________________ CM . . . . Volume XI Number 13 . . . . March 4, 2005


Running Scared.

Brenda Chapman.
Toronto, ON: Napoleon, 2004.
122 pp., pbk., $8.95.
ISBN 1-894917-14-6.

Subject Headings:
Hit-and-run drivers - Juvenile fiction.
Children of divorced parents - Juvenile fiction.
Responsibility - Juvenile fiction.

Grades 5-8 / Ages 10-13.

Review by Ann Ketcheson.

**** /4


Then, in a moment that I was to relive over and over, I watched in horror as her collie pulled her into the road just as the car swung around the corner and swerved into her path. She was sent hurtling into the air, landing with a horrible thud and lying motionless, her legs twisted at a funny angle. Somehow, the dog wasn't hit. It immediately sat down and began to howl - a sound so haunting that it filled me with panic. I felt my hands go up in the air and my mouth formed a silent scream.

This first novel of Canadian author Brenda Chapman is likely to make her a favourite among young mystery readers. The title and cover both predict a story full of scary events, and the tension begins to build in the first ten pages.

     Thirteen-year-old Jennifer Bannon is protagonist of the story and deals with many typical teen stresses: homework, bad marks in grade nine, making the volleyball team, boys....to say nothing of the recent breakdown of her parents' marriage. But then things get really difficult when Jennifer sees a hit and run accident and is sure the car belongs to her father. The tension mounts with anonymous phone calls, suspicious people following Jennifer, anonymous notes, and an "accident" which befalls her younger sister, Leslie. The horror affects Jennifer's relationships with everyone in her family and with her friends as well. Jennifer has a tough decision to make: tell everything she knows and risk hurting someone she cares about or remain quiet and keep secrets.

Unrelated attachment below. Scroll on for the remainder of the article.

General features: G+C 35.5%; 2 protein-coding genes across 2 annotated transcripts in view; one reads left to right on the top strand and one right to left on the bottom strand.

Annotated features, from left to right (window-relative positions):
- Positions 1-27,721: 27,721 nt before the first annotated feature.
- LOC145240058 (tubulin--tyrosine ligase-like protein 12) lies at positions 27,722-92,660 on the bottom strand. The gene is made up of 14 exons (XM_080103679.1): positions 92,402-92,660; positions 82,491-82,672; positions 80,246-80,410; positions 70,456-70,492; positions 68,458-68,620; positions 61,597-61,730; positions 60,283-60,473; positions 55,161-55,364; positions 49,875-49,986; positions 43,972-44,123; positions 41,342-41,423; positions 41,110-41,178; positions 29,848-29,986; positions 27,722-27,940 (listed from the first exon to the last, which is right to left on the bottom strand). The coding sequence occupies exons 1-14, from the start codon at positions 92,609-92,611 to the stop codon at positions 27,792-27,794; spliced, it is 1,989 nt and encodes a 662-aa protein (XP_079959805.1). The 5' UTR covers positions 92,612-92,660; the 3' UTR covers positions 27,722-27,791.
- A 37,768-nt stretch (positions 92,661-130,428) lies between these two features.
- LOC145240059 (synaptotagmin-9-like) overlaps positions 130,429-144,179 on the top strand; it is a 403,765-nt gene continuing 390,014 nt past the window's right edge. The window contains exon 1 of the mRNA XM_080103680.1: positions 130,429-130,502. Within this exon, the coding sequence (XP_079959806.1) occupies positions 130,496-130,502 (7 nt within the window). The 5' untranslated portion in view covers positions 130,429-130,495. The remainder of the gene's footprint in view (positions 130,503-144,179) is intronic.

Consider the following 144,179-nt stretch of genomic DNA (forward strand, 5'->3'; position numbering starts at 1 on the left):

The tension and excitement build early in this novel, and Chapman manages to cast suspicion equally on several characters, keeping the reader guessing right to the end of the book. The final solution is somewhat contrived, but this doesn't detract from a successful novel. Chapman's work is certain to please mystery fans and may convert other readers to the genre.

Highly Recommended.

Ann Ketcheson is a former teacher of high school English and French and currently is the teacher-librarian at Peterborough Collegiate in Peterborough, ON.

To comment on this title or this review, send mail to cm@umanitoba.ca.

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